Producing vs. Directing

I will start off by saying that I got into producing so that I could produce my own projects as a director.  Of course, that hasn’t quite happened yet on the feature side (shorts and what not)… but it is still the case.  Although I do love certain material and want to be responsible for bringing it to the big screen (or smaller screens), in terms of overseeing the script, director that is brought on, casting, etc…  This applies more to things in the world of fantasy – worlds that need to be brought to life.  I don’t need to be the director to see that through.  I guess science fiction can fall into that category as well, but I’m actually a bigger fantasy fan.  It’s kind of funny to me that my first two feature films are science fiction – set in space.  I like sci-fi, but it isn’t something I grew up obsessing over.  Star Wars maybe, but that is a totally separate animal in my opinion.

Film is a director’s medium.  Ultimately, the producer is seeing the director’s vision through. So when it comes down to it, I want to be a director. I admire producers (those that actually run their own set), but I don’t really enjoy doing it. The paperwork, the coddling of everyone (you’re basically like a kindergarten teacher), the finger pointing every time something goes wrong.  For the most part, it isn’t fun. I could be working in finance and making way more money than I currently am – having no fun. I got lucky on my last film, White Space, in that I was partly responsible for the writing – so my connection to the material was greater.  So not only was I lead producer, but a lot of times the actors or crew would come to me about the story.  That is what I enjoyed the most.  And that is why I want to be directing.

As an aside, what may turn out to be my first feature as a director is R.E.M. – which is a science fiction drama/thriller.

Fire the Caterer

I remember one of the refrains from a professor of mine at Stark was ‘Always fire the caterer after the first few days.’ It was from someone I have a tremendous amount of respect for, who was a producer on Seinfeld, among other hit TV shows and movies.

It was said in a joking manner, but only slightly. The lesson was that you need to exert your power on the set, while showing the crew and cast that you care about them. And of course the caterer might suffer, but they are the sacrificial lamb.

This lesson definitely did not escape me when I had to fire the caterer on White Space after a few days. I didn’t set out to do this… but the food wasn’t that good, and it was a goal of mine that the crew and cast be served the best food possible (for our budget). And the guy serving it was creeping me out. I just found it pretty funny that the first person to fall under the axe was the caterer, after this lesson imparted on me back at USC.

Graham Taylor’s ‘Prescription for the Evolution of Indie Film’

Still catching up on all of the blog posts by Ted Hope in recent weeks and came across the one about WME’s Graham Taylor’s speech at LAIFF (Prescription for the Evolution of Indie Film).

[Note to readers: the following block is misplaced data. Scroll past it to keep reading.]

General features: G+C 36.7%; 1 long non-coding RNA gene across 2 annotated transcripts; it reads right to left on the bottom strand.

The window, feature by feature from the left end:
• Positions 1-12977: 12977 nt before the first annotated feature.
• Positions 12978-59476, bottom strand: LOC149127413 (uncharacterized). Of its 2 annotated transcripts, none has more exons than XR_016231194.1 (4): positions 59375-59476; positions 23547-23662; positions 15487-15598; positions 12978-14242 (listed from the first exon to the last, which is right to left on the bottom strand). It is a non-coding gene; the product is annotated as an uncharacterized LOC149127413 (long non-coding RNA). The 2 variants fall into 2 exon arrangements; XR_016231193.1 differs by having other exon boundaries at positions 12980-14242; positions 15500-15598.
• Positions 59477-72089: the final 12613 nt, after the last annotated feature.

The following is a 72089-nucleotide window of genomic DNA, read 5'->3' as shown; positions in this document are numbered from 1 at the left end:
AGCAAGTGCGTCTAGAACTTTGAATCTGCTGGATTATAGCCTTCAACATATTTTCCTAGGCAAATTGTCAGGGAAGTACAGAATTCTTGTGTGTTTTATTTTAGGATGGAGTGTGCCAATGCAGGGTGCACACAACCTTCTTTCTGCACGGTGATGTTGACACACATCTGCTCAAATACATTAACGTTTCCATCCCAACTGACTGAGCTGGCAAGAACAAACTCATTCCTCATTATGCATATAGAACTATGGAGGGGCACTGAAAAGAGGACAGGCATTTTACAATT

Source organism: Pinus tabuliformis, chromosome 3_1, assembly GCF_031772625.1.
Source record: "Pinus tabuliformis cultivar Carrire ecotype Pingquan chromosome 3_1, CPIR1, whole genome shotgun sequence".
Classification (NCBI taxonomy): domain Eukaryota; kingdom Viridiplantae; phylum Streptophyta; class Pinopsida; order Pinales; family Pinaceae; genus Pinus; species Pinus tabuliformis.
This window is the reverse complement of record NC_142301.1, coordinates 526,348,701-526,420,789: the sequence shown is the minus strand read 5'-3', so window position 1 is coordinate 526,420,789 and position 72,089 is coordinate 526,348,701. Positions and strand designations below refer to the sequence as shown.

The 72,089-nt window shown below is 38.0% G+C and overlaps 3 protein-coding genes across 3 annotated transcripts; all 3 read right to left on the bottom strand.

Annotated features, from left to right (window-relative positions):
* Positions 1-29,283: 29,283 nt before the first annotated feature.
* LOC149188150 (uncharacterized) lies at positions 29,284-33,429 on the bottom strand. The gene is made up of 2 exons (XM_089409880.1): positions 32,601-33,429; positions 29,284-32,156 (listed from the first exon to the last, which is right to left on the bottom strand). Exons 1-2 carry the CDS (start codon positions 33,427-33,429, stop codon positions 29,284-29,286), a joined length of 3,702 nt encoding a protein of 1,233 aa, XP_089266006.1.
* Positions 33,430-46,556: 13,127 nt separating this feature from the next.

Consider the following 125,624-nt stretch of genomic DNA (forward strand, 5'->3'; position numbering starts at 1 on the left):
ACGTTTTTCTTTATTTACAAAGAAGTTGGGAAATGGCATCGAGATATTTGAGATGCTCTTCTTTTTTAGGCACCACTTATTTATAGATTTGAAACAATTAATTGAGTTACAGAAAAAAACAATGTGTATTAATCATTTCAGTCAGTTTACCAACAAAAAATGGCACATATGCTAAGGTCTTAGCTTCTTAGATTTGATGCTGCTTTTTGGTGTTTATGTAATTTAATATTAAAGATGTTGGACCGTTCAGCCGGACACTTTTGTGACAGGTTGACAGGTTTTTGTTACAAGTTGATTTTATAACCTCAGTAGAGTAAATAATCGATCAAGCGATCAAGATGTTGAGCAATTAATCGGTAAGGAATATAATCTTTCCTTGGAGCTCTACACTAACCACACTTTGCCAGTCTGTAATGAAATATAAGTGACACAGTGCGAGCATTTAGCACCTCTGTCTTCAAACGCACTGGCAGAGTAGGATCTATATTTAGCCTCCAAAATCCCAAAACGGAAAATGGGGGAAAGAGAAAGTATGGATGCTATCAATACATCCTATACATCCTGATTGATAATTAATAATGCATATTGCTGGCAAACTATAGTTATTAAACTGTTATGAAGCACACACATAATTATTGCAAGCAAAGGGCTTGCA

You can listen to it through the link on the blog.  But the best part was re-posted on Hope’s site, and gets to what I was talking about yesterday as to what I felt was the most important first lesson in filmmaking:

“In closing: I’m not an optimist because I’m a lunatic. It’s a learned optimism, one that’s founded upon years of experience, tenacity, and perseverance in this business. We have to be educated on the issues and challenges that face us. I have not gone into the economic issues today as they are well-documented and we are bombarded with them every day. BORING!
What’s not boring is making shit happen. We are the inmates taking over the asylum. We Build, Enable and Activate content, financing and distribution. We are in a revolution and now is our time. We finally have a bigger seat at the table.”

Unions. SAG.

Suck.  They create a toxic environment in terms of actually making films.  I understand they are created to help those that fall under the union – but they don’t.  They make it harder for anyone trying to make a film.  It drives business not only outside of certain states/cities – but also outside the US.

Best First Lesson In Filmmaking

I just landed in NY after wrapping principle on my first live action feature as a Producer and just happened to read an old post from Ted Hope’s indieWire blog.
Here are some that I agree with wholeheartedly:
wvfilmmaker Jason Brown 
whether you believe you can or you believe you can’t – you’re right. 

dnbrasco David Davoli
Choose your partners wisely.

FilmmakerMag Scott Macaulay
Best lesson? I wrote about this in the mag, and it comes from James S. in 1994: “Get people to say no and then move on.”

Kleb28 Mitch Klebanoff
Know your audience.

Baanzi Larry Long
if you want to direct, then direct. Don’t try to work your way up through the ranks. 

im2b dl willson
as a director/producer Mike Figgis “90% of the director’s battle is won or lost in casting”
Brian Linse: “Good, Fast, Cheap – pick two.”

Michael Gaston: “Get it in writing.”

Those are all good, valuable lessons.  But they aren’t the first lesson you need to learn.  For me, the first lesson you need to learn is a variation on Larry Long’s:

If you want to do something, then do it.  Don’t try to work your way up through the ranks.  People don’t hand things to you – you have to go and take them.